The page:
Lawmakers are expected to reintroduce a DOMA repeal measure until the Supreme Court rules on the constitutionality of the law.

“[We support] the repeal of DOMA, invalidation of DOMA or whatever else needs to be done to eliminate the barriers that would provide equal protection and equal benefits to all America’s families,” Phillips said. “We regard this as a matter of simple fairness.”


LGBT advocates outside Supreme Court remain ‘optimistic’

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Activists held signs and a flag in front of the Supreme Court in hopes of a decision on the Proposition 8 and Defense of Marriage Act cases. (Washington Blade photo by Michael Key)

Same-sex marriage supporters who gathered outside the U.S. Supreme Court on Monday said they remain hopeful the justices will strike down California’s Proposition 8 and the Defense of Marriage Act.

“We’re hopeful and optimistic that even out of a conservative court is going to come a strong opinion for equality,” Jonathan Lewis of Brookline, Mass., told the Washington Blade as he stood outside the court with his husband of nearly six years, Jonathan Adlar, and their 10-week-old son.

David Baker, a D.C. resident who is originally from Salt Lake City, held a sign outside the Supreme Court that read “Gay Mormon for marriage equality.”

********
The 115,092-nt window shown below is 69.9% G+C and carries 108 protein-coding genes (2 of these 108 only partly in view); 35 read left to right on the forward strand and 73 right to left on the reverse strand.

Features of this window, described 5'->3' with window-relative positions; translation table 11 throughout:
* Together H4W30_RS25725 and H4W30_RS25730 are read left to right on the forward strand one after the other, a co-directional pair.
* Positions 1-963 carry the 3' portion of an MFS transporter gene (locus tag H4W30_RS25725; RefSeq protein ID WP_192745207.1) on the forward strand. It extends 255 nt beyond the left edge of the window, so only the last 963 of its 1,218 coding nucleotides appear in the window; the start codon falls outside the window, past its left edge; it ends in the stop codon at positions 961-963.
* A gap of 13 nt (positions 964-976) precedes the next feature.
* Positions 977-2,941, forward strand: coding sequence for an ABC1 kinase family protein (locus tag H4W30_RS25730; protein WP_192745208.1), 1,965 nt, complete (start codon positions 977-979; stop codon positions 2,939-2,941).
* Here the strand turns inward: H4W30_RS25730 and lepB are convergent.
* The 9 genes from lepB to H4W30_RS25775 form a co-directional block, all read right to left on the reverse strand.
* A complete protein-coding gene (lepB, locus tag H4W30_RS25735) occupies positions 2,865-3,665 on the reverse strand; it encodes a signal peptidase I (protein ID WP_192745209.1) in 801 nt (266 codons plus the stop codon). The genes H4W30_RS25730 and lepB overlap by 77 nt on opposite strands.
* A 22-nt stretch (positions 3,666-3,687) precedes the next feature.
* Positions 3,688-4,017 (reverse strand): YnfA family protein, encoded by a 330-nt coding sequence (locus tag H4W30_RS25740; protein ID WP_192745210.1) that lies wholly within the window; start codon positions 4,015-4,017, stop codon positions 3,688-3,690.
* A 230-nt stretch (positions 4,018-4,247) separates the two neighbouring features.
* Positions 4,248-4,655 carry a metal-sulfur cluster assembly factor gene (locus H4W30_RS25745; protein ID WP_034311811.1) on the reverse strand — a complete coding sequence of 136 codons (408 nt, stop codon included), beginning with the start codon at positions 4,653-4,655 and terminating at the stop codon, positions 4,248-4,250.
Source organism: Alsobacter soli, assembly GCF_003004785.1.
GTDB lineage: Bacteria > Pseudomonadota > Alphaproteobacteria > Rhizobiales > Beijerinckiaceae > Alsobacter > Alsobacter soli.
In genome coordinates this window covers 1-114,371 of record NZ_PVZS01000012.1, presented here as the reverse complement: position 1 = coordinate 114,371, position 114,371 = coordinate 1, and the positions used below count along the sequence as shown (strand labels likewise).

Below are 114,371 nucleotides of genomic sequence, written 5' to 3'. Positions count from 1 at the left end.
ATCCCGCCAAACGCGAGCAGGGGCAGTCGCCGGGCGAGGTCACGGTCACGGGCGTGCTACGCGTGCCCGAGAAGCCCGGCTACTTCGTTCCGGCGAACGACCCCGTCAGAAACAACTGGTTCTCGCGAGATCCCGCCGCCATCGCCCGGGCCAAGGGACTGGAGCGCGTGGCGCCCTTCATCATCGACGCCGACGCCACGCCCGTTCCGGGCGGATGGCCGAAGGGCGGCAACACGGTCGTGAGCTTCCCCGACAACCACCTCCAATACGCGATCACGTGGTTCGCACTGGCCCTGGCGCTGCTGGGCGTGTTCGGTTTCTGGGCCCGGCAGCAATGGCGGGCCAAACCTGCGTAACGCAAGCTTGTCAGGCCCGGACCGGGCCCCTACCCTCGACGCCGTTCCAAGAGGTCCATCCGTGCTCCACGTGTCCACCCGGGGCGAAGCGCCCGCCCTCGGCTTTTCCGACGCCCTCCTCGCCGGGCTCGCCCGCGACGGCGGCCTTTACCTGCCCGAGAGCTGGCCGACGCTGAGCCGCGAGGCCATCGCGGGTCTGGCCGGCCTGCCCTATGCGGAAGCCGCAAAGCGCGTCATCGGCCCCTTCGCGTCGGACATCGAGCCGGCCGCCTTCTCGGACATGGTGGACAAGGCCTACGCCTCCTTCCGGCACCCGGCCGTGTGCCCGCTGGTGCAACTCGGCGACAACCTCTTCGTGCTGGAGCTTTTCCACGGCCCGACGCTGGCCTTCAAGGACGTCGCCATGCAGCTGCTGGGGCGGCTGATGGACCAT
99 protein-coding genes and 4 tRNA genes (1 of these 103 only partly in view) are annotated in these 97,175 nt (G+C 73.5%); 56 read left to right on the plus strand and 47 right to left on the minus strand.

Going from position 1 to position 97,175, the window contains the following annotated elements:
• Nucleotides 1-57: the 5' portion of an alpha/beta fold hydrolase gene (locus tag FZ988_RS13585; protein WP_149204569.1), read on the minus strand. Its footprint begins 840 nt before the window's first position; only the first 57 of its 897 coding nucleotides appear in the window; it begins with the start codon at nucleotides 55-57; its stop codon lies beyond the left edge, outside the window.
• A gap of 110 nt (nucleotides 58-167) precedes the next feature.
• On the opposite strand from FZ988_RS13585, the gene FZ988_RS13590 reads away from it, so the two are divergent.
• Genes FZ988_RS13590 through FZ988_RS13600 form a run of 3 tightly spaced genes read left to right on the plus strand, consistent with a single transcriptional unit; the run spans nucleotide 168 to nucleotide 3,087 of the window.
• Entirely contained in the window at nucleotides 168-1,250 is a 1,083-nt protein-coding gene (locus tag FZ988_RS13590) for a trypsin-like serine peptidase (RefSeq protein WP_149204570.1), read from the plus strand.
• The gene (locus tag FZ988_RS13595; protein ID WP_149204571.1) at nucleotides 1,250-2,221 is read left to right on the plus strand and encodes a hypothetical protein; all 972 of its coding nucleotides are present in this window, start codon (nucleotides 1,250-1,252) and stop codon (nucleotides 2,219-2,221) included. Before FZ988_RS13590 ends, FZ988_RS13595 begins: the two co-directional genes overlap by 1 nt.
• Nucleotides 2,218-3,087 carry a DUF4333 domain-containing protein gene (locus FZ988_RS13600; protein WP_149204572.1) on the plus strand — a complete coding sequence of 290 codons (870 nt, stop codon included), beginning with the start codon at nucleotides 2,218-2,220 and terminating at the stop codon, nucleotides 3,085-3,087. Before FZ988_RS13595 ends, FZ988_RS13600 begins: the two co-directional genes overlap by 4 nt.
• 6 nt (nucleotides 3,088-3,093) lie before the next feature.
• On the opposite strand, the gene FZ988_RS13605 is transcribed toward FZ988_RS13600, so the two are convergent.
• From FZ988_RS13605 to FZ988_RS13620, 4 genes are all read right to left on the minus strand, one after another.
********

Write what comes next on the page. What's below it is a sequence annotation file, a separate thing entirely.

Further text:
He told the Blade shortly after he learned the justices would not issue a ruling on the Prop 8 and DOMA cases until at least Tuesday that he feels “civil marriage is a civil right.” Baker, who is also a member of Affirmation, an LGBT Mormon group, added same-sex couples in Utah and other states without marriage rights for gays and lesbians would receive federal benefits if the justices strike down DOMA.

“What’s going through my mind is a lot of hopes and prayers that things break our way — that things break for the right side of history,” Baker said.

Gays and lesbians can legally marry in nine states and D.C.

Delaware’s same-sex marriage law will take effect on July 1. Gays and lesbians in Minnesota and Rhode Island will be able to exchange vows as of August 1, while four Michigan lawmakers on Monday introduced a bill that would allow nuptials for same-sex couples in their state.

Supreme Court passersby largely support same-sex marriage

One man held a poster of a gay couple kissing with the word “sodomy” written beneath it as he stood across the street from the Supreme Court on Monday as the decisions were announced. The vast majority of passersby and others who have gathered outside the court over the last week, however, have supported same-sex marriage.

“It will change everyone’s lives, make it so much more fair and equitable,” Mara McKennen of Richmond, Va., told the Blade on Friday as she watched Dennis Niekro and Paul Richmond of Columbus, Ohio, and 24 other same-sex couples marry at the Supreme Court.

Elizabeth North of Florida added she feels a decision that would strike down DOMA would help same-sex marriage advocates in the Sunshine State who last week launched a campaign to overturn a 2008 constitutional amendment that bans nuptials for gays and lesbians.

“It just gives us a leg to stand on,” she told the Blade. “It gives us something to fight with.”

Gwenn Andrix, a transgender woman from Bowling Green, Ohio, who also traveled to D.C. on Friday to attend the mass same-sex wedding that took place outside the Supreme Court, agreed as she held LGBT and trans Pride flags.